A steady stream of students come through the office door, toss backpacks aside and begin telling Delhi school nurse Holly Simmons about something that feels wrong.
"They have questions they'd never ask a doctor," said Simmons, a Delhi Educational Support Staff Association member.
"She understands us," Mindy Schmitz, a senior, piped in.
"We trust her," said ninth-grader Kaetlyn Harageones.
Simmons' office in the K-12 Delhi Academy is papered with cautionary posters about bulimia, anorexia and smoking, and ones advocating healthy foods and eating habits.
Simmons sees about 70 students a day for all sorts of illnesses, injuries, or state-mandated screenings.
Just then a student sticks her head in the door.
"179" she says to Simmons.
It's not code. She's reporting her daily blood sugar level to help Simmons monitor her diabetes.
But if severe illness strikes — a fever, strep throat or gym class injury — Simmons sends the student to the health clinic down the hallway. It's part of a growing statewide trend to provide complete in-school health care for students.
And in districts like Delhi in Delaware County, where the Extraordinary Needs Index, a measure of student need and poverty, is a high 78.8, school-based health clinics (SBHC) are godsends for families who lack access to quality primary medical care. Here, there is also a dental clinic on site, where staff later this year will be able to fill cavities and perform cleanings.
The effects of poverty on children can be devastating — asthma, poor oral health, nutritional deficiencies, exposure to toxins, illnesses and injuries from unsafe living conditions and play areas. Poor and low-income families are more likely to have children with special health needs and fewer resources to address physical, social and emotional conditions. The problem, according to the American Pediatric Association, is even more acute among the children of African-Americans, Latinos and immigrants.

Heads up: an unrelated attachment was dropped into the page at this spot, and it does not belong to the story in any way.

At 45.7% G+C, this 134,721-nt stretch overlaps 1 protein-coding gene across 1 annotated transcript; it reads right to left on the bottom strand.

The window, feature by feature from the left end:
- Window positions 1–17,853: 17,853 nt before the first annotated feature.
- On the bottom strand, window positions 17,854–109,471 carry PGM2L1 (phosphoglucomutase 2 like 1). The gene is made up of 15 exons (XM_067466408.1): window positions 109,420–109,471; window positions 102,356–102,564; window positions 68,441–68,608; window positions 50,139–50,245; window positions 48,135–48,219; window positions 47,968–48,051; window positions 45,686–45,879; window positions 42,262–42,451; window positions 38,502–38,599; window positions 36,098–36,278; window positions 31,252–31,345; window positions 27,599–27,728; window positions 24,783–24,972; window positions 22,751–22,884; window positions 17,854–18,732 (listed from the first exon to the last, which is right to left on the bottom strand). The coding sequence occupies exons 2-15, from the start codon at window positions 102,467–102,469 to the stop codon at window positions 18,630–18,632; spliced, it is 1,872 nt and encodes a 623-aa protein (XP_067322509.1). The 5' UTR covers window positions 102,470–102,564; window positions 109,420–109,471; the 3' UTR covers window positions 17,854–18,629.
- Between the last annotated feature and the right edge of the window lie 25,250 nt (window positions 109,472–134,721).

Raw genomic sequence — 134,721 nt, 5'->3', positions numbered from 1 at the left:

"School nurses are uniquely positioned to promote prevention and wellness, and provide access to care for our children to stay healthy, safe and ready to learn," said NYSUT Vice President Kathleen Donahue, who oversees health care for the union.
NYSUT's school nurses, counselors, social workers and occupational and physical therapists work with health professionals at 238 school-based health centers across the state. The number of clinics is expected to rise as funds become available through Affordable Care Act grants. Most school-based clinics are operated by hospitals and funded through Medicaid, health insurance and grants from the New York State Department of Health. Some SBHCs are also supported by federal grants and regional and local foundations.
NYSUT continues to advocate for both school nurses and school-based health clinics to help families thrive.
The tandem treatment by school nurse and clinic staff means students miss fewer days of school for doctor appointments, and receive same-day treatment. For parents, many of whom do not have transportation or money for medical bills, the centers provide them the assurance of health care for their children and ready accessibility.
State policy requires that students with insurance do not make co-payments, and no student can be turned away for inability to pay. All they need to do is enroll in the clinic.